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The match that will define Murray's career ended with one of the most dramatic matches ever seen in a Grand Slam final. The Scot had fought back from a break down to win the second set and recovered from a similar deficit in the third to leave himself serving for victory.

He looked to have done it when he moved to 40-0 but Djokovic saved all three match points and had three break points of his own before finally netting a backhand on Murray's fourth chance.

"Mentally, that last game will be the toughest game I'll play in my career," said Murray after he had finally consigned Fred Perry's status as the last British man to win a Wimbledon singles title to history.

2014, US Open, quarter-final, Djokovic won 7-6 (7-1) 6-7 (1-7) 6-2 6-4

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Djokovic won all four of their matches last year as Murray struggled to regain form and fitness following back surgery.

It was all to play for after they shared the first two sets in New York, with Murray blasting forehands, but he let the momentum slip early in the third set and was never able to regain it as he faded physically.

The contest began at 9.43pm local time in New York and the clock was well past 1am by the time it had finished.

Murray admitted that Djokovic’s physicality had been crucial to the outcome of the match: "I am obviously disappointed. It is extremely late. I am tired and I don’t feel particularly proud right now."

2015, Australian Open, final, Djokovic won 7-6 (7-5) 6-7 (4-7) 6-3 6-0

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Djokovic beat Murray to win fifth Australian Open title, but the four set victory was punishing and painful on both players.

The Scot had his chances and for two-and-a-half-sets both players went at it hammer and tongs, but Murray was eventually outfought, and seemingly outkidded, as the Serb looked down and out after going a break down in the third before miraculously reviving and going on to win the battle.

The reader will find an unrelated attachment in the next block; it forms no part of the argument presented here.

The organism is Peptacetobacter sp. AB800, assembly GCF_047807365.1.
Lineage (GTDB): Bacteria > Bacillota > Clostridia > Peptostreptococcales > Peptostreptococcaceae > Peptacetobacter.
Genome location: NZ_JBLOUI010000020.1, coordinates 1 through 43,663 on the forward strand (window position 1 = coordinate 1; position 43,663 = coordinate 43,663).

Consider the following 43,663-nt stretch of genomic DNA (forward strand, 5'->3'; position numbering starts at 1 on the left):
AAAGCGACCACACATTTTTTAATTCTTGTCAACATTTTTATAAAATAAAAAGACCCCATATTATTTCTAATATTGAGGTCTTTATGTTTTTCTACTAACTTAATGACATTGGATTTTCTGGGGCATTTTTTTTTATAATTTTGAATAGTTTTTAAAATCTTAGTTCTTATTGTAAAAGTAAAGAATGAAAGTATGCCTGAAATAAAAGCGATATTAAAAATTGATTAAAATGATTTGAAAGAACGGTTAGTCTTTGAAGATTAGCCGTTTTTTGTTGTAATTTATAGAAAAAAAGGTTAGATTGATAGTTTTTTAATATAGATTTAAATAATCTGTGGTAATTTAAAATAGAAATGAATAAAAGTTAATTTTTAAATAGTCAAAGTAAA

"I would like to congratulate Novak - it is a fantastic record and thoroughly deserved," said Murray, after losing his fourth Melbourne final.

"It is probably my most consistent Grand Slam throughout my career but I just haven't been able to win."

2015, French Open, semi-final, Djokovic won 6-3 6-3 5-7 5-7 6-1

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Murray's hopes of winning a third Gram Slam title were crushed again by Djokovic after the world No 1 held off a spirited fightback to book his place in the French Open final.

Murray had clawed back the third set before play was suspended at 3-3 in the fourth and the British No 1 picked up where he left off the following day by breaking in the 11th game of the fourth set to send it to a fifth.

Djokovic, however, was relentless in the final set, breaking twice to clinch victory, sealing his win with an ace, although he was beaten by Switzerland's Stan Wawrinka in the final.

"This is one of the toughest matches we have had, no doubt about that," said Djokovic. "We tend to run each other around and play cat and mouse game, and it's tiring. It's exhausting to play him."

2015, Montreal Masters, final, Murray won 6-4 4-6 6-3

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Finally an eight-match losing streak that dated back to Murray's 2013 Wimbledon victory was snapped.

Murray converted his fifth attempt at match point to end a two-year drought against Djokovic just hours after his coach Amelie Mauresmo gave birth.

The Scot dominated the match from the baseline as he claimed an 11th Masters title. He will now head into the Paris Masters final with an overall win-loss record of 20-9 against the world No 1, winning just one of their last 10 encounters.

2016, Australian Open, final, Djokovic won 6-1 7-5 7-6 (7-3)

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Murray racked up five losing finals at the same slam - an Open Era record - and appeared like a man with his mind elsewhere with fatherhood imminent.

The match itself did not live up to the occasion as Djokovic made it look all too easy on his favourite surface, equalling Roy Emerson's record of six Australian titles.

Murray said courtside: "I feel like I've been here before. Congratulations Novak, six Australian Opens, an incredible feat, and incredible consistency the last year."

Murray won only five points in the first 20 minutes in a slow-burning contest as Murray racked up a number of unforced errors.

Djokovic, 171-1 in his career when two sets up, made it No 172 despite Murray taking the third to a tie-break.